"SKATE the WORLD" project is growing!! http://www.portageskates.info/maps-and-trails
sommemi is offline   Reply With Quote
Old April 28th, 2011, 01:19 PM   #14
sommemi
Evn my Redbloodcells roll
 
sommemi's Avatar
 
Join Date: Jan 2011
Location: N.E.Ohio
Posts: 914
Default

Quote:
Originally Posted by cass38a View Post
The best way to fall is at high speed on ashfelt wearing nothing but lycra. Once you are well skilled in this fall indoor falls are almost considered fun
+1
__________________
WWW.PORTAGESKATES.INFO - events, info, and more!
"SKATE the WORLD" project is growing!! http://www.portageskates.info/maps-and-trails
sommemi is offline   Reply With Quote
Old April 28th, 2011, 05:13 PM   #15
bjvircks
Major Trouble
 
bjvircks's Avatar
 
Join Date: Aug 2010
Location: Iowa
Posts: 1,726
Default

Yeah... it's always fun... until someone looses an eyelet!

My wife and I play at ice short track ( fitness, mostly. She's really longtrack. ... I'm off-road ) Kevlar gaiters for lower calves and kevlar collar for neck

What scares me the most is when, despite everyone's (seasoned skaters) best efforts, a youngster does something really unexpected and puts everyone in danger.
__________________
Quando omni flunkus, moritati
bjvircks is offline   Reply With Quote
Old April 28th, 2011, 10:50 PM   #16
LezSk8
Senior Member
 
LezSk8's Avatar
 
Join Date: Aug 2006
Location: Longwood, Florida, 1 1/2 miles from the Seminole Wekiva Trail.
Posts: 935
Default

Tuck and roll (Eddy, above) is often all you really have time for in a skating fall. I've only seen one inline stater practice falling. In the assembly parking lot before a night street skate, the skater, with full pads and a helmet, got low, sissored, dropped to her right knee, went next to sliders and elbow pads, tucked her free skate & leg under her raised left hip, and while stll sliding at a lower speed, she bounced up using right knee, hands and elbows, and kept right on skating!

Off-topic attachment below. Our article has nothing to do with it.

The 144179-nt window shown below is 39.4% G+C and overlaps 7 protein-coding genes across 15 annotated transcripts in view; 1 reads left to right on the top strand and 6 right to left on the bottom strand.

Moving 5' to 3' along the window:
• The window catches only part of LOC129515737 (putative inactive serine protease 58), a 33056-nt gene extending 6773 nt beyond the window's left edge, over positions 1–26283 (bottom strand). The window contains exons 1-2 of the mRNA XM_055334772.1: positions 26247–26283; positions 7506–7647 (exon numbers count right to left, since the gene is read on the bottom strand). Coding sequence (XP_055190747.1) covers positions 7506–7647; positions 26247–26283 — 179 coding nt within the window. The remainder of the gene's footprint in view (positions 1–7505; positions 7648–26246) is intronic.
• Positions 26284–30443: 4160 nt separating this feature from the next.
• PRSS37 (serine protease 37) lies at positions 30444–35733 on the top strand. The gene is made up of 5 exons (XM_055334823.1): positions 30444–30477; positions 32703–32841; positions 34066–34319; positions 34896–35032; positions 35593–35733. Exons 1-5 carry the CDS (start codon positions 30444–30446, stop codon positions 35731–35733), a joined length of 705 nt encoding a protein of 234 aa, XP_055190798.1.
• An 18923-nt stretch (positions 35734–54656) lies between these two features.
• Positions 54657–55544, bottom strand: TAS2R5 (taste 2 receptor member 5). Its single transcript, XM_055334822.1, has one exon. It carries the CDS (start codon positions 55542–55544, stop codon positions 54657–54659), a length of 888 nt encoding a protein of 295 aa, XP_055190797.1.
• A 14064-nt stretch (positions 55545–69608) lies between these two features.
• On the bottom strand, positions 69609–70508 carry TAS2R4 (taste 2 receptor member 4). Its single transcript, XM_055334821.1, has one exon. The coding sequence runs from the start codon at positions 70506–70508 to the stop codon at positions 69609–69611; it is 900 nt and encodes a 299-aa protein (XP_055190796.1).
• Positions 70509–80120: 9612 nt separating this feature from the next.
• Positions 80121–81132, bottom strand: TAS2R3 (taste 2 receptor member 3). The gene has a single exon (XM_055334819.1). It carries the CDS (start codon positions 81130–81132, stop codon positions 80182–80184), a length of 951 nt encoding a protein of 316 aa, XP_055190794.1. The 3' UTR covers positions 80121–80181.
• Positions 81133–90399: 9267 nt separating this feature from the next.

I was impressed and in awe, but have never had the guts to try practicing it. It looks worthwhile for situations where you have a pileup ahead of you and there is a few seconds to prepare.

Most of my fall give no time to prepare. My wheels pick up trail trash and I abrubtly slowdown or stop, and BAM! When possible, I get low, skate off the trail and tuck and roll. I may get dirty, but no road rash, no trashed $80 lycra and I get up and finish my skate, so ...

LezSk8!
__________________
LezSk8 Central Florida!
Visit http://www.cftb.us for local trail & activity information.
LezSk8 is offline   Reply With Quote
Old April 29th, 2011, 02:13 AM   #17
markthetrucker
Senior Member
 
markthetrucker's Avatar
 
Join Date: Feb 2008
Location: Secret Location If I told ya...I'd have to kill ya
Posts: 1,183
Default

The best way to fall outdoors is on Grass!!!
markthetrucker is offline   Reply With Quote
Old April 29th, 2011, 03:18 AM   #18
BWI-Sheldon
Pro Bike Chaser
 
BWI-Sheldon's Avatar
 
Join Date: Sep 2006
Location: Maryland
Posts: 3,378
Default

Fall preparation begins in the parking lot for me when I put on the pads and helmet.

That's usually the only time and prep that can be done.
BWI-Sheldon is offline   Reply With Quote
Reply

Tags
falling

Thread Tools
Display Modes

Posting Rules
You may not post new threads
You may not post replies
You may not post attachments
You may not edit your posts

BB code is On
Smilies are On
[IMG] code is On
HTML code is Off

Forum Jump


All times are GMT. The time now is 05:20 PM.


Powered by vBulletin® Version 3.8.4
Copyright ©2000 - 2018, Jelsoft Enterprises Ltd.